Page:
Though some of the Android consoles are interesting (the Shield certainly peaks my curiosity), none of them are worth buying for various reasons. These stem from a single issue commonly faced by Android; fragmentation.
A console is worth buying when it has a decent library of great games to play. And there are some pretty good Android games. However, most Android devices are phones and tablets, not consoles with a dedicated controller, so games are built with the former in mind. As a result, titles usually don’t take advantage of physical controls and rely on rudimentary graphics any device built in the last few years can handle. The Shield, for example, is theoretically very powerful, but you’ll rarely see games make the most of its hardware.
Some options, like the Ouya, seek to solve this problem by using a customized version of the OS with a proprietary storefront. This means all games sold for the console will work with its hardware, but it also means a barrier exists between Ouya and other devices, limiting selection. Most developers will focus on the much larger Android market, then think of doing an Ouya port afterwards.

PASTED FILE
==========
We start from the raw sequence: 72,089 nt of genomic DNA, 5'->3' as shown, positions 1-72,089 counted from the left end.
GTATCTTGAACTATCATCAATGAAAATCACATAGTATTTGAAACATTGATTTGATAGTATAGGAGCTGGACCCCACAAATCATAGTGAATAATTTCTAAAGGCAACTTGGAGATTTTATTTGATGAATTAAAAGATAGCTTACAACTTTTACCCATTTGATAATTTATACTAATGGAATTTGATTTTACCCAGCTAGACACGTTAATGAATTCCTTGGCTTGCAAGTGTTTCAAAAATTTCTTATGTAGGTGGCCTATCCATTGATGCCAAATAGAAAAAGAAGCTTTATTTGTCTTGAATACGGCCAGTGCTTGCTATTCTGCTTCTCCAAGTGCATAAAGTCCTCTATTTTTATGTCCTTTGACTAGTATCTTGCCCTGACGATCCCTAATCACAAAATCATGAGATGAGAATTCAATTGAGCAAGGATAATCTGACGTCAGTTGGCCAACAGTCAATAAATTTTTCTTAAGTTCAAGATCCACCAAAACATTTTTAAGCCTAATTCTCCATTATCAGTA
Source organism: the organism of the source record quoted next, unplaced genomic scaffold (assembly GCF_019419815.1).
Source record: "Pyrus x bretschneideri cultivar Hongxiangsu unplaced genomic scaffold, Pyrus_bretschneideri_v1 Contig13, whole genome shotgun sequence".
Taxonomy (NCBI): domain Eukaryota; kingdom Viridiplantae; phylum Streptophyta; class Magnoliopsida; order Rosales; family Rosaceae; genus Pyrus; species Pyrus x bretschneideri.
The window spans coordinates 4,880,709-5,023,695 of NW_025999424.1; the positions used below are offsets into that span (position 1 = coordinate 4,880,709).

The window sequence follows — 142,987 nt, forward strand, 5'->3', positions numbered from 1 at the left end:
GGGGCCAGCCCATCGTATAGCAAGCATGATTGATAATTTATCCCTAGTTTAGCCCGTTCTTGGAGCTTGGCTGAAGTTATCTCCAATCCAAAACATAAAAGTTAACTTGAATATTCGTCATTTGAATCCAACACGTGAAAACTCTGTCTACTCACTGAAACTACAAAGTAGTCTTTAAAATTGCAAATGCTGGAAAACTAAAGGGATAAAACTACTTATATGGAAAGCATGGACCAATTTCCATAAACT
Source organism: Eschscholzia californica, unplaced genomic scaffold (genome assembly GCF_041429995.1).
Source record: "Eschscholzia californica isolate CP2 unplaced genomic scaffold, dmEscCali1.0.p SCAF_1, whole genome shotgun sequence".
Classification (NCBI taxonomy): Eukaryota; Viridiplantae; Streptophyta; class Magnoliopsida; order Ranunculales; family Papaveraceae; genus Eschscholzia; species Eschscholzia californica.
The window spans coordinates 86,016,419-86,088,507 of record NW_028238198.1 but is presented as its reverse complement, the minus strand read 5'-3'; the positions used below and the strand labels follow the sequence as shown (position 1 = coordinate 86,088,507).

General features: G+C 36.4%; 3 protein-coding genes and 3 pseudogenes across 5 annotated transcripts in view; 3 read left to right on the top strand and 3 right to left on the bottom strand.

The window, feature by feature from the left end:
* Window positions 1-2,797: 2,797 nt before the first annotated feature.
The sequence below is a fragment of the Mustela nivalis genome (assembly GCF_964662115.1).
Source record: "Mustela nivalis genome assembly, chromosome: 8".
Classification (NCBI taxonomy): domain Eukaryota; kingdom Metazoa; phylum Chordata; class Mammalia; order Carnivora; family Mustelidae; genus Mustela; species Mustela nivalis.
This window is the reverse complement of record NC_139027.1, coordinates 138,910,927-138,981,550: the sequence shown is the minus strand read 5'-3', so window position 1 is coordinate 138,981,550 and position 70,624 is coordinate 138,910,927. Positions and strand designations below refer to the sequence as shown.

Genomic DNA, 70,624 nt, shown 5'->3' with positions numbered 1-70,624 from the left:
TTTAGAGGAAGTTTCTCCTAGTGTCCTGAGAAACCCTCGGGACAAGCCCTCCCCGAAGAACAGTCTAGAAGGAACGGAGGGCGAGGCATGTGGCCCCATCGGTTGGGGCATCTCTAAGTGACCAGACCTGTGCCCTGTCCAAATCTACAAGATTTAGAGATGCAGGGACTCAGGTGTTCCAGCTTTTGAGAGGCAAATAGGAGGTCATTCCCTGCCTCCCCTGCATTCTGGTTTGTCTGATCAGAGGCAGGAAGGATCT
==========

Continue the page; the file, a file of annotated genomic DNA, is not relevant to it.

Great games will be hard to come by as long as fragmentation exists, and without great games there isn’t a reason to buy a console. To make matters worse, last-gen consoles are inexpensive and have larger libraries. The Wii can be had for $99, while the Xbox 360 and PS3 are $199 and $249, respectively. And while a new console game is $60, older titles are usually sold for $5 to $20 and can be found for even less used, further narrowing the price advantage Android alternatives like to brag about.
If you want a console that you can experiment with, or can serve as a curiosity, an Android console makes sense. If you just want to have fun playing games, however, you should stick with Nintendo, Microsoft and Sony.